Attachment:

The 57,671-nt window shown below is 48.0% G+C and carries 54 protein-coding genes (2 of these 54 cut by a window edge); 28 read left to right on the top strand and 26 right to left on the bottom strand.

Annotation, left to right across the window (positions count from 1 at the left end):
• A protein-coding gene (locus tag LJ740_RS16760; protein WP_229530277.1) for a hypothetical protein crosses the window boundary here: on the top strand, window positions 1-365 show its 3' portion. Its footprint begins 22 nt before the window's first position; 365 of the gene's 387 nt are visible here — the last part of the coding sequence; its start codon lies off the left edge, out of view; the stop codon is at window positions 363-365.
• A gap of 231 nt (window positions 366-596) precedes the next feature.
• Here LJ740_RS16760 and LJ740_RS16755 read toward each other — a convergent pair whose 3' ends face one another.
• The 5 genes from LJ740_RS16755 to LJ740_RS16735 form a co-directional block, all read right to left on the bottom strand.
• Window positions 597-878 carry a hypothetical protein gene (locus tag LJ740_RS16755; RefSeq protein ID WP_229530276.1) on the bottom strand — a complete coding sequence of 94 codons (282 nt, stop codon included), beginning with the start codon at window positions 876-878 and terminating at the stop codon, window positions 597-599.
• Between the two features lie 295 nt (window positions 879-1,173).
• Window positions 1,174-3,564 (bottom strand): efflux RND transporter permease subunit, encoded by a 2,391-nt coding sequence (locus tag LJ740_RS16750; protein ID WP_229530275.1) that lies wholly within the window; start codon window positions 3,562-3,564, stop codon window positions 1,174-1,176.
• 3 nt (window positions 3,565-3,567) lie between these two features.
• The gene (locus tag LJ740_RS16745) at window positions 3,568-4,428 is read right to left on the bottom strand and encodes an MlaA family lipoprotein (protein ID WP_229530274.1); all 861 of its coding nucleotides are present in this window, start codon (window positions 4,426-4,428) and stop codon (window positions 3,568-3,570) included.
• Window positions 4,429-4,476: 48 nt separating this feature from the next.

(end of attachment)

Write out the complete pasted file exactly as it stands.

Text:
The 57,671-nt window shown below is 48.0% G+C and carries 54 protein-coding genes (2 of these 54 cut by a window edge); 28 read left to right on the top strand and 26 right to left on the bottom strand.

Annotation, left to right across the window (positions count from 1 at the left end):
• A protein-coding gene (locus tag LJ740_RS16760; protein WP_229530277.1) for a hypothetical protein crosses the window boundary here: on the top strand, window positions 1-365 show its 3' portion. Its footprint begins 22 nt before the window's first position; 365 of the gene's 387 nt are visible here — the last part of the coding sequence; its start codon lies off the left edge, out of view; the stop codon is at window positions 363-365.
• A gap of 231 nt (window positions 366-596) precedes the next feature.
• Here LJ740_RS16760 and LJ740_RS16755 read toward each other — a convergent pair whose 3' ends face one another.
• The 5 genes from LJ740_RS16755 to LJ740_RS16735 form a co-directional block, all read right to left on the bottom strand.
• Window positions 597-878 carry a hypothetical protein gene (locus tag LJ740_RS16755; RefSeq protein ID WP_229530276.1) on the bottom strand — a complete coding sequence of 94 codons (282 nt, stop codon included), beginning with the start codon at window positions 876-878 and terminating at the stop codon, window positions 597-599.
• Between the two features lie 295 nt (window positions 879-1,173).
• Window positions 1,174-3,564 (bottom strand): efflux RND transporter permease subunit, encoded by a 2,391-nt coding sequence (locus tag LJ740_RS16750; protein ID WP_229530275.1) that lies wholly within the window; start codon window positions 3,562-3,564, stop codon window positions 1,174-1,176.
• 3 nt (window positions 3,565-3,567) lie between these two features.
• The gene (locus tag LJ740_RS16745) at window positions 3,568-4,428 is read right to left on the bottom strand and encodes an MlaA family lipoprotein (protein ID WP_229530274.1); all 861 of its coding nucleotides are present in this window, start codon (window positions 4,426-4,428) and stop codon (window positions 3,568-3,570) included.
• Window positions 4,429-4,476: 48 nt separating this feature from the next.